The Soil Health Consortium of Malawi (SoHCoM) organized an Integrated Soil Fertility Management Symposium on the 10th of January 2014. The meeting was held at Sunbird Lilongwe hotel under the theme: Integrated Soil Fertility Management, Key for a Food Secure Malawi. The gathering was patronized by officials from government, non-governmental organizations, academia, private sector as well as farmer organizations. The symposium was officially opened by the Vice Chancellor of the Lilongwe University of Agriculture and Natural Resources (LUANAR) Prof. George Kanyama Phiri, whom in his speech said, “The theme of the symposium is vital if we are to achieve food security in the country especially at a time such as this when there is a lot of environmental degradation.”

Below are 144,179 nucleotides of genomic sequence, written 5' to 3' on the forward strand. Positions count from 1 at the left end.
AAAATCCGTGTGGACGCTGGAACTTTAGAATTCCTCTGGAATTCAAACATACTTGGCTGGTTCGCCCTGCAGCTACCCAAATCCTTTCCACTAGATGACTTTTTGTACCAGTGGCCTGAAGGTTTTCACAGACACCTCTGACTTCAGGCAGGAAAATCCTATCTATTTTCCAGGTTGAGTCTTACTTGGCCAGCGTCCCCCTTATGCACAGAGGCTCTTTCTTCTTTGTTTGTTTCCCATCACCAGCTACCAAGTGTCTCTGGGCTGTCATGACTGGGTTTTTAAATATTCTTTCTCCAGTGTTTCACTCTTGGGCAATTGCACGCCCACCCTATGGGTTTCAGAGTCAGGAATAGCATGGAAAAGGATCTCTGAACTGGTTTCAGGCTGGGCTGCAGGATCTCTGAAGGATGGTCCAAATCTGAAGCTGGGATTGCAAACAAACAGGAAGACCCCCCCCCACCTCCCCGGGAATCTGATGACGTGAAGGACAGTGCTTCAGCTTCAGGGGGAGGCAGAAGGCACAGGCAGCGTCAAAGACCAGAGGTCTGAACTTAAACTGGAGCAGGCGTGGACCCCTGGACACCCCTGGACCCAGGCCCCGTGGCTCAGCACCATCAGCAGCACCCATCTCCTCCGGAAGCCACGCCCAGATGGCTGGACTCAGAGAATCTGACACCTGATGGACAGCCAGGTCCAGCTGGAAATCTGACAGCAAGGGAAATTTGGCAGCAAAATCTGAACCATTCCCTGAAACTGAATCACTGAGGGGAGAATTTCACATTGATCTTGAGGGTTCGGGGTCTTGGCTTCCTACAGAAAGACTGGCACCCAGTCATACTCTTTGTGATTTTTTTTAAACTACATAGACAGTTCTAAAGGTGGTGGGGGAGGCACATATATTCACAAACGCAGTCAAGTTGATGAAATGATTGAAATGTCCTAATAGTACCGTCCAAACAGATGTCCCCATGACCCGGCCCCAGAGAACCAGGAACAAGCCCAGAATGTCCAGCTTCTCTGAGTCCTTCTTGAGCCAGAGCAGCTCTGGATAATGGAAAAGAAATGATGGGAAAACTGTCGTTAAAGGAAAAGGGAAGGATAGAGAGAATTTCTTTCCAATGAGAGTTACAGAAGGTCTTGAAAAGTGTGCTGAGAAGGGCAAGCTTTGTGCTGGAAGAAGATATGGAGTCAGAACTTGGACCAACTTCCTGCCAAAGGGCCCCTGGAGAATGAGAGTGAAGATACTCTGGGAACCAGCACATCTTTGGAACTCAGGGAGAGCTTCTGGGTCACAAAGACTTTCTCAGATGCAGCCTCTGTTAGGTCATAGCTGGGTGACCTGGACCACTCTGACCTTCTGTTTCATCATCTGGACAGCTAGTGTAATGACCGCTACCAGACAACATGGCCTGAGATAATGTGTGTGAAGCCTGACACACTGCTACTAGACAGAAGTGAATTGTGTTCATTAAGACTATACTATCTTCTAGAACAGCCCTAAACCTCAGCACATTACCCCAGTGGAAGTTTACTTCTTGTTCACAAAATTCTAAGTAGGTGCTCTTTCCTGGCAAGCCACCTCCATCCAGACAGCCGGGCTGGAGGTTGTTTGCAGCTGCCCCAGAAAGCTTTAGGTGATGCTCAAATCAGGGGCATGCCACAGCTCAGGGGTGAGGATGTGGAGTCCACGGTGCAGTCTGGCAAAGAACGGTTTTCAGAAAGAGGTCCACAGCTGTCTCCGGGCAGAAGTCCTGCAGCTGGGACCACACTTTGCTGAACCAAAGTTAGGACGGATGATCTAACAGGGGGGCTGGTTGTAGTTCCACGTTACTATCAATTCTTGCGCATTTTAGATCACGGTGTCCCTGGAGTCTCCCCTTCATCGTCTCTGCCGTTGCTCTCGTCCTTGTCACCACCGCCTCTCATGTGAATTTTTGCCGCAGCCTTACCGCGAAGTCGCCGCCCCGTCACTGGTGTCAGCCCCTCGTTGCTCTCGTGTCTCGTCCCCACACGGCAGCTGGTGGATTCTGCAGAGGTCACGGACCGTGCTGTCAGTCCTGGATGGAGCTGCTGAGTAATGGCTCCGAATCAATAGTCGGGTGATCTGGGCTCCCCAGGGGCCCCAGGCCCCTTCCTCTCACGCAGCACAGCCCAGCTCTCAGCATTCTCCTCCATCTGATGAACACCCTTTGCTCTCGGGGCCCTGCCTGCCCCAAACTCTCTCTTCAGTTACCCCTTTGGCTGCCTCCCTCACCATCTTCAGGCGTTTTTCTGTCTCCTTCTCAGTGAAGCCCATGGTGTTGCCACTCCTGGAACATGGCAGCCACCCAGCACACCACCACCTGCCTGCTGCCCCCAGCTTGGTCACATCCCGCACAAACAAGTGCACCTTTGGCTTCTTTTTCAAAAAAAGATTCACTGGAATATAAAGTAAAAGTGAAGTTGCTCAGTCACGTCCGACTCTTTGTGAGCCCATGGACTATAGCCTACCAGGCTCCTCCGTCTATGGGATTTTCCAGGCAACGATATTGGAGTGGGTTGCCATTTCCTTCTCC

The symposium constituted presentations of research papers and plenary. From Kusamala was Gail Swithernbank, who presented on ‘the role of mycorrhizal fungi in soil restoration, nitrogen fixation, nutrient translocation, carbon sequestration and water dynamics.’ This presentation is emanating from the work that Gail is doing with soil microbiologist Dr. Elaine Ingham, and AM Fungi specialist Dr. Joseph Morton at INVAM, to develop a low-tech, no-cost method of inoculating soils with AM fungi appropriate for subsistence farmers in Africa. She is currently conducting studies at Kusamala Institute of Agriculture and Ecology, Kasisi Agriculture Training Centre in Zambia, and with farmers in the Nkhata Bay area of Malawi and the Katete area of Zambia. She has established a soil microscope lab at both Kusamala and Kasisi.